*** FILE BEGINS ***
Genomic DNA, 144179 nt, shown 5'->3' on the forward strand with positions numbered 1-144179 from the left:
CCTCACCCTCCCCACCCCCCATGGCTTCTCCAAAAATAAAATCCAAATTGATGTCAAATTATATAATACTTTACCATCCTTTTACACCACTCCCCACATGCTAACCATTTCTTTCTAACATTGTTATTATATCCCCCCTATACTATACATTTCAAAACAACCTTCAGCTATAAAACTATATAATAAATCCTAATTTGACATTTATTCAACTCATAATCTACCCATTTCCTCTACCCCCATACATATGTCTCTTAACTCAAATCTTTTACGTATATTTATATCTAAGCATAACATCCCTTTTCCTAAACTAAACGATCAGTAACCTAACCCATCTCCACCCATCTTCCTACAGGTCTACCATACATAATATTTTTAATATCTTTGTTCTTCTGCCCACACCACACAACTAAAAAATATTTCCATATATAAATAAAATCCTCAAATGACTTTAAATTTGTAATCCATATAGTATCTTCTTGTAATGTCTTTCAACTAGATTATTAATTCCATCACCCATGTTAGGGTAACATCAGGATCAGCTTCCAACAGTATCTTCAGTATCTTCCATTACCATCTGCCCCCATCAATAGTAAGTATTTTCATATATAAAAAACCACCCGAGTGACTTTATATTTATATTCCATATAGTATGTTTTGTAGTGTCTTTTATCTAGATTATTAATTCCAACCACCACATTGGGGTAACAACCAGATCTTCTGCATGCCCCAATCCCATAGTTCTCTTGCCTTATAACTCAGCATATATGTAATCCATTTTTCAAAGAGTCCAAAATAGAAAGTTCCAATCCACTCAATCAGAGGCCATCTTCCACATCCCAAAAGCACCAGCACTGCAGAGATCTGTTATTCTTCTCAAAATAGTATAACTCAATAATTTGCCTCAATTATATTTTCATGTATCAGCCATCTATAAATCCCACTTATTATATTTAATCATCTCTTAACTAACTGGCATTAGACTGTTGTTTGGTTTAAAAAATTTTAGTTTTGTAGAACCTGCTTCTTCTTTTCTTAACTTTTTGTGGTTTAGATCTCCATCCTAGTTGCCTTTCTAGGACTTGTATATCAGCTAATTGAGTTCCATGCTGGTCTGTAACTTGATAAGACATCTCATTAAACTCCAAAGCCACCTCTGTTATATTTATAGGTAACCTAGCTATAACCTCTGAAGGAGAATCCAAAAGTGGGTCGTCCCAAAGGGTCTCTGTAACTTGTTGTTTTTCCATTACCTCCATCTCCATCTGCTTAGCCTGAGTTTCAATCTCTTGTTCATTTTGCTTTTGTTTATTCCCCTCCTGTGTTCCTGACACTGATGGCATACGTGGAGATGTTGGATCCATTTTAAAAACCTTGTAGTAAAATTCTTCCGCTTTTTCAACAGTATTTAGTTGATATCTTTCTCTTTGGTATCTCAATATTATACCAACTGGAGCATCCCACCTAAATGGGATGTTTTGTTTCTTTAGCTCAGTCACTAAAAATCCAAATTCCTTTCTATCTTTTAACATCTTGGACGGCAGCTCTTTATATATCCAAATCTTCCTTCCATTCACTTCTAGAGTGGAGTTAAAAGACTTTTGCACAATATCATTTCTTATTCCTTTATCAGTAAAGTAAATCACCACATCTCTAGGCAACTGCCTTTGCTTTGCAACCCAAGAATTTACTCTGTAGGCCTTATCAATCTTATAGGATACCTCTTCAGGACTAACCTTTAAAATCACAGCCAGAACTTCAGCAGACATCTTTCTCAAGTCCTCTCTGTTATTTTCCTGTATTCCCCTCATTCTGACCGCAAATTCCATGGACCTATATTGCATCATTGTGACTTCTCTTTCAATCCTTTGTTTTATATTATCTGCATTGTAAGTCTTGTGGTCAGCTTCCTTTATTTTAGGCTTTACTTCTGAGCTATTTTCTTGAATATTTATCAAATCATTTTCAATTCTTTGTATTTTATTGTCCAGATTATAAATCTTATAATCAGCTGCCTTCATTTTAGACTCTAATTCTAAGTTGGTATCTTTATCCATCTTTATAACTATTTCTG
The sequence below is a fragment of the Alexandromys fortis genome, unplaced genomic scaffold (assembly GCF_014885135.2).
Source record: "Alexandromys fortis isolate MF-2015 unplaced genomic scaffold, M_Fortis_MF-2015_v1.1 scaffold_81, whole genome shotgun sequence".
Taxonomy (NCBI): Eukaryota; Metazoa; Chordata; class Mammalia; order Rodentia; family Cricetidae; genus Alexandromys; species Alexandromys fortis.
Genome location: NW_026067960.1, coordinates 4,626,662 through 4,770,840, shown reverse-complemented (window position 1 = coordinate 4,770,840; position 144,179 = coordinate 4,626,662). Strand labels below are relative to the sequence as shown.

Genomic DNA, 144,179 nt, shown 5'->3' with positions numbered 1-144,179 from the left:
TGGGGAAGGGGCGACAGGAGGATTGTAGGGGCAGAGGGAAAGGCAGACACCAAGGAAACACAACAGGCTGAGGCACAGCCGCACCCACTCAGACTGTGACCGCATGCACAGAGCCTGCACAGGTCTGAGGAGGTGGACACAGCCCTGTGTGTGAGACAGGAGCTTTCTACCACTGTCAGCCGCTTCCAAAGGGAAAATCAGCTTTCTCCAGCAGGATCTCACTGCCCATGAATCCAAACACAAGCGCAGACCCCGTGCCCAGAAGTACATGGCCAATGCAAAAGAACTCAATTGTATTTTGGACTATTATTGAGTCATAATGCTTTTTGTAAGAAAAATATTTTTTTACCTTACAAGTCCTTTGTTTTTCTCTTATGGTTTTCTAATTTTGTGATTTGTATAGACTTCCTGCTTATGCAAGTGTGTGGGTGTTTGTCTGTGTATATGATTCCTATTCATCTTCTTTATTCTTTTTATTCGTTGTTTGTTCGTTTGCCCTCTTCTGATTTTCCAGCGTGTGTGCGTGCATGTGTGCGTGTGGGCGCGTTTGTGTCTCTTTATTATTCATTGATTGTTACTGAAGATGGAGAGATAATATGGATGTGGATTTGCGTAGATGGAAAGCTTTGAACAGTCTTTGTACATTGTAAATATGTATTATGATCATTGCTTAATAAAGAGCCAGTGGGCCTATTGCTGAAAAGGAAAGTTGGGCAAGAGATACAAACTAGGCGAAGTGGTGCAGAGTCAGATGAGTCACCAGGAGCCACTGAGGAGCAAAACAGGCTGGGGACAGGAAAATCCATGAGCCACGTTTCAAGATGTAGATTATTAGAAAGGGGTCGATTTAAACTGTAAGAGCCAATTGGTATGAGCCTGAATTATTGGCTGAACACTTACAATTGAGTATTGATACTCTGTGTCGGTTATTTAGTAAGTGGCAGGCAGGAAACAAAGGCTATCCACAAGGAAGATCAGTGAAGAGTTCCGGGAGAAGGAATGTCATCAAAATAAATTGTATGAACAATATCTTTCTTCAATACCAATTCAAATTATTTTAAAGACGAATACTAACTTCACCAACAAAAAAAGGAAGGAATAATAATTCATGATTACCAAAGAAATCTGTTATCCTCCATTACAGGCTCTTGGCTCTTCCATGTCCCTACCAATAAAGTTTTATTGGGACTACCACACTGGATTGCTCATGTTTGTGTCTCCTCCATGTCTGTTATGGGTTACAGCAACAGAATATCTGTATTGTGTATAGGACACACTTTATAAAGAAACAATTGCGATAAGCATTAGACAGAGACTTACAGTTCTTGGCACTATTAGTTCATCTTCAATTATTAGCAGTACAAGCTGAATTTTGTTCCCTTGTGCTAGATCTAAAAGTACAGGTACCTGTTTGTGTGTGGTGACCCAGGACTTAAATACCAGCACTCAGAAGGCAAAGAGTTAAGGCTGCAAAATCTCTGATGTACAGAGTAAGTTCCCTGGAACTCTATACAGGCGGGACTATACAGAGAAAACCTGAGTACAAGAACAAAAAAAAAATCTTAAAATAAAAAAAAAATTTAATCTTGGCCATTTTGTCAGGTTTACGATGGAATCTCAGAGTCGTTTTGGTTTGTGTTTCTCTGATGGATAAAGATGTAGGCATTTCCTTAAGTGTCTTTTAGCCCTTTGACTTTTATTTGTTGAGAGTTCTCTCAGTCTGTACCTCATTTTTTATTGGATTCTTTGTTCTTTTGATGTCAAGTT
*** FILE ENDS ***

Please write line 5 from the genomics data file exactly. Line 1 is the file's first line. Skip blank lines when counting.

Taxonomy (NCBI): Eukaryota; Metazoa; Chordata; class Mammalia; order Rodentia; family Cricetidae; genus Alexandromys; species Alexandromys fortis.